Date: 06 September 2012
The release of twelve rare brown teal/pāteke today was a major milestone in the ongoing work of Project Island Song to bring back the birdsong to the islands of the Bay of Islands.
As the rarest waterfowl species in New Zealand, with only 2,000 to 2,500 pāteke left in the wild, it is hoped the pest-free islands will act as a conservation safe haven for the duck.
Six males and six females were set free into the Entico Bay wetland, Urupukapuka Island, the largest pest-free island within Project Island Song in the eastern Bay of Islands/Ipipiri.
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Fleur Corbett, Guardians of the Bay of Islands Chair (the local community group behind the release) says, 'This is a really exciting next step for Project Island Song. Pāteke may not be very tuneful singers but they will certainly be adding their song to the pest-free islands. We are looking forward to this release being the first of many other native birds and animals helping to make Project Island Song the best conservation project on the planet.'
Marara Te Tai Hook (Kuia, Ngati Kuta hapu) led the Ngati Kuta and Patukeha representatives at the release. Marara Hook says, 'We give thanks for the safe arrival of these taonga to the area where Nga hapu Patukeha and Ngati Kuta are the ahi kaa and kaitiaki. May these birds enjoy their new surroundings and increase in numbers so that this generation and generations to come may benefit from the splendour of their colour and calls, and add yet another dimension which their presence along the shores of Tangaroa will bring.'
Pāteke are the first native species to be translocated back to the islands following the successful pest eradication carried out in winter 2009. Other species likely to be returned to bolster existing island populations are North Island brown kiwi and North Island robin. There are currently North Island brown kiwi on Motuarohia and Moturua Islands and North Island robin on Moturua Island.
The birds were flown up by Air New Zealand on the release day from the Christchurch Pāteke Breeders Group facility at Peacock Gardens in Christchurch, and then transported to the island by Fullers GreatSights vessel, Tangaroa.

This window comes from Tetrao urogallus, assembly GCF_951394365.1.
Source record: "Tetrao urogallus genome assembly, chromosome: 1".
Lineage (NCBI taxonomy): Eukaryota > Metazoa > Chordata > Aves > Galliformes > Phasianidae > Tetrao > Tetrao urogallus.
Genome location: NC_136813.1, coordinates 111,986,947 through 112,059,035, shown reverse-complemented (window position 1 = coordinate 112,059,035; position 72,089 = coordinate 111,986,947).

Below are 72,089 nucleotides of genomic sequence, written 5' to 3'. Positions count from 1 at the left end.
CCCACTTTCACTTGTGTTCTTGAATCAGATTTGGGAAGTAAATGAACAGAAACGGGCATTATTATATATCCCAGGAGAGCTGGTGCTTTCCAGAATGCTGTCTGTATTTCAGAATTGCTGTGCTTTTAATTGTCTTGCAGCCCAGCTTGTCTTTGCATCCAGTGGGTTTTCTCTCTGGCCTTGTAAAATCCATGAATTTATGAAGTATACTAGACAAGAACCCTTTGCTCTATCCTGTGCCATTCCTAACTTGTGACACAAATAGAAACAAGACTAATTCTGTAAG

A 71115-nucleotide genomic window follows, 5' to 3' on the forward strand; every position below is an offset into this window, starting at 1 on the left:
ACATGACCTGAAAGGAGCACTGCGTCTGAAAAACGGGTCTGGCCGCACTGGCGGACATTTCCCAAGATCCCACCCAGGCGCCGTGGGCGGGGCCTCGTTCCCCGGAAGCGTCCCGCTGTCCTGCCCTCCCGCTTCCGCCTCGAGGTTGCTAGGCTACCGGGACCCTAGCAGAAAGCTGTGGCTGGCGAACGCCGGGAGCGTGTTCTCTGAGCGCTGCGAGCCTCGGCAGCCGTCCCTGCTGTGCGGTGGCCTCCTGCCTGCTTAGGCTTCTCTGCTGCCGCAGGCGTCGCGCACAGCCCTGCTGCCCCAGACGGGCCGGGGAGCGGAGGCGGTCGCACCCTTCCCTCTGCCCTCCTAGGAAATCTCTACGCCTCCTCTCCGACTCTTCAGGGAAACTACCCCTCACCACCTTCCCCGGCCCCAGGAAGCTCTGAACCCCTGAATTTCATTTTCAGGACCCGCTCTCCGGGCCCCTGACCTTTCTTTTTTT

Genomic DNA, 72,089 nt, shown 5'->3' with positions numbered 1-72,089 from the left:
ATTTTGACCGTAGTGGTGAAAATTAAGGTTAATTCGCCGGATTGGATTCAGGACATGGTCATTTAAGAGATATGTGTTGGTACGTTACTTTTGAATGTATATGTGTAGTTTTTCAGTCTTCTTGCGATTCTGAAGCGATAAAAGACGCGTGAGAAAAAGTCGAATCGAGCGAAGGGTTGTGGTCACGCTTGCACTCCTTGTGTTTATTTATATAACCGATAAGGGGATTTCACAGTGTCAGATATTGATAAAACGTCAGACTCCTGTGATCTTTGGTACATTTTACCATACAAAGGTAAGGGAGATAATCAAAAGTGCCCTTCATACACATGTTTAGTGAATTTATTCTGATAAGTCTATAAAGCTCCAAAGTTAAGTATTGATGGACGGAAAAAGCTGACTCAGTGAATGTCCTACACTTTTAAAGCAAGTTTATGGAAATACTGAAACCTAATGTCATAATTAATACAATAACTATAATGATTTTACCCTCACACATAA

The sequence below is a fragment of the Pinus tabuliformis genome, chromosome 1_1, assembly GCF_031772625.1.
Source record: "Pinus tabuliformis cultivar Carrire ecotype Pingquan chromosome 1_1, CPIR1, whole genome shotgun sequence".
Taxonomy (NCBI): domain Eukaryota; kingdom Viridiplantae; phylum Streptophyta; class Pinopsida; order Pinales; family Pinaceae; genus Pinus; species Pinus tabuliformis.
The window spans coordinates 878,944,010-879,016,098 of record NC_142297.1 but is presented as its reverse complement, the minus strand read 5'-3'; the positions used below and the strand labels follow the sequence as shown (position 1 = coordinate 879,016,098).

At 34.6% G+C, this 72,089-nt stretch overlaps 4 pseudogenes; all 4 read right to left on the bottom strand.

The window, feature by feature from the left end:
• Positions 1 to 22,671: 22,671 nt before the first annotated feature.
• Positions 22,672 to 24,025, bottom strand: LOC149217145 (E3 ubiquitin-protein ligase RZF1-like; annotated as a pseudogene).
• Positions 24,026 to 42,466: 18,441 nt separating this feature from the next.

Reuben Booth (Translocation Project Manager) says, 'The pāteke will be provided with supplementary food for the first three months following their release to encourage them to stay in the release area.'
The pāteke release (and the wider Project Island Song) is collaboration between Patukeha and Ngati Kuta (hapu from Rawhiti in the eastern Bay of Islands), Guardians of the Bay of Islands (a local community group), the Pāteke Recovery Group and the Department of Conservation (DOC) Bay of Islands Area Office.
Helen Ough Dealy (Biosecurity Advocacy Ranger, DOC Bay of Islands) says, 'Thanks to everyone who is already part of Project Island Song’s frontline defence and is helping keep Urupukapuka and the other islands of the eastern Bay pest-free. By checking gear, boats and equipment before landing on the pest-free islands, and reporting in any sightings of rats, mice or stoats on the 0800 DOC HOT (0800 362 468) emergency number we can all play an important part in the islands coming back to life.'
- The Project Island Song partners share the common vision of restoring the ecosystems of Ipipiri’s islands www.projectislandsong.co.nz
- The pāteke come from both Great Barrier Island and Northland stock.
- The birds were bred at some of the 20 volunteer breeding facilities at sites across the country from Dargaville to Invercargill – part of DOC's Pāteke National Captive Breeding Programme.
- Pāteke were on Urupukapuka Island before the 2009 pest eradication. The original birds were removed from the island to Mountain Landing in the western Bay of Islands. These original birds have not been returned for the following reasons: one was predated at Mountain Landing; one flew back to Urupukapuka and was returned to Purerua Peninsula, and the others are assumed to be resident at Purerua or have dispersed across the wider Bay of Islands area.